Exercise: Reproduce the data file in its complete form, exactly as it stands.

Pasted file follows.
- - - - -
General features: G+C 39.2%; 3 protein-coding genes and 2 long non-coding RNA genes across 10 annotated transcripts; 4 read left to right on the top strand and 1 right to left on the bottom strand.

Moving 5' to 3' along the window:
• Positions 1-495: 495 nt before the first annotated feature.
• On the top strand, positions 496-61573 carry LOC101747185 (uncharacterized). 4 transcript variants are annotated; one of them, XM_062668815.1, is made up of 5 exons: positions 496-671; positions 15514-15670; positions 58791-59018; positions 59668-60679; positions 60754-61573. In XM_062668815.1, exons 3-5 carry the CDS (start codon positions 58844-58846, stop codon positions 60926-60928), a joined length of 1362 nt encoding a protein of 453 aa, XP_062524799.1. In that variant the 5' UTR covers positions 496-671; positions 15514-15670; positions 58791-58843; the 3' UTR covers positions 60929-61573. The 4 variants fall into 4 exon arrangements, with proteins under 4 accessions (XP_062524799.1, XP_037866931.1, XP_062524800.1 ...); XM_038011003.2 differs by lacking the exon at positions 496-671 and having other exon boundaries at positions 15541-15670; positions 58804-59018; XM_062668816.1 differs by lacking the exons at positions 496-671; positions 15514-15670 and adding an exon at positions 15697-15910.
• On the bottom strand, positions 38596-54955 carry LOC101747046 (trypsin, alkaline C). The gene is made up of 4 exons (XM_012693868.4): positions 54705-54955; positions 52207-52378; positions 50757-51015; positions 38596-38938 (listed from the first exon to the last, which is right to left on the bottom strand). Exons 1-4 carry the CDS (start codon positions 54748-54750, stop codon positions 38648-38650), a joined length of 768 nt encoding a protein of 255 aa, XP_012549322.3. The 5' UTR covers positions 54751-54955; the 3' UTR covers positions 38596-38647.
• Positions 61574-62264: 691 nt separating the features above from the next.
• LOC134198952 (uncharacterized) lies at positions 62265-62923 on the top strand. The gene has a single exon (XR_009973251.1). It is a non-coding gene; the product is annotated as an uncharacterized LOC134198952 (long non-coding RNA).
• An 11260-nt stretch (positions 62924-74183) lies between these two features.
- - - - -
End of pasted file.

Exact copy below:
General features: G+C 39.2%; 3 protein-coding genes and 2 long non-coding RNA genes across 10 annotated transcripts; 4 read left to right on the top strand and 1 right to left on the bottom strand.

Moving 5' to 3' along the window:
• Positions 1-495: 495 nt before the first annotated feature.
• On the top strand, positions 496-61573 carry LOC101747185 (uncharacterized). 4 transcript variants are annotated; one of them, XM_062668815.1, is made up of 5 exons: positions 496-671; positions 15514-15670; positions 58791-59018; positions 59668-60679; positions 60754-61573. In XM_062668815.1, exons 3-5 carry the CDS (start codon positions 58844-58846, stop codon positions 60926-60928), a joined length of 1362 nt encoding a protein of 453 aa, XP_062524799.1. In that variant the 5' UTR covers positions 496-671; positions 15514-15670; positions 58791-58843; the 3' UTR covers positions 60929-61573. The 4 variants fall into 4 exon arrangements, with proteins under 4 accessions (XP_062524799.1, XP_037866931.1, XP_062524800.1 ...); XM_038011003.2 differs by lacking the exon at positions 496-671 and having other exon boundaries at positions 15541-15670; positions 58804-59018; XM_062668816.1 differs by lacking the exons at positions 496-671; positions 15514-15670 and adding an exon at positions 15697-15910.
• On the bottom strand, positions 38596-54955 carry LOC101747046 (trypsin, alkaline C). The gene is made up of 4 exons (XM_012693868.4): positions 54705-54955; positions 52207-52378; positions 50757-51015; positions 38596-38938 (listed from the first exon to the last, which is right to left on the bottom strand). Exons 1-4 carry the CDS (start codon positions 54748-54750, stop codon positions 38648-38650), a joined length of 768 nt encoding a protein of 255 aa, XP_012549322.3. The 5' UTR covers positions 54751-54955; the 3' UTR covers positions 38596-38647.
• Positions 61574-62264: 691 nt separating the features above from the next.
• LOC134198952 (uncharacterized) lies at positions 62265-62923 on the top strand. The gene has a single exon (XR_009973251.1). It is a non-coding gene; the product is annotated as an uncharacterized LOC134198952 (long non-coding RNA).
• An 11260-nt stretch (positions 62924-74183) lies between these two features.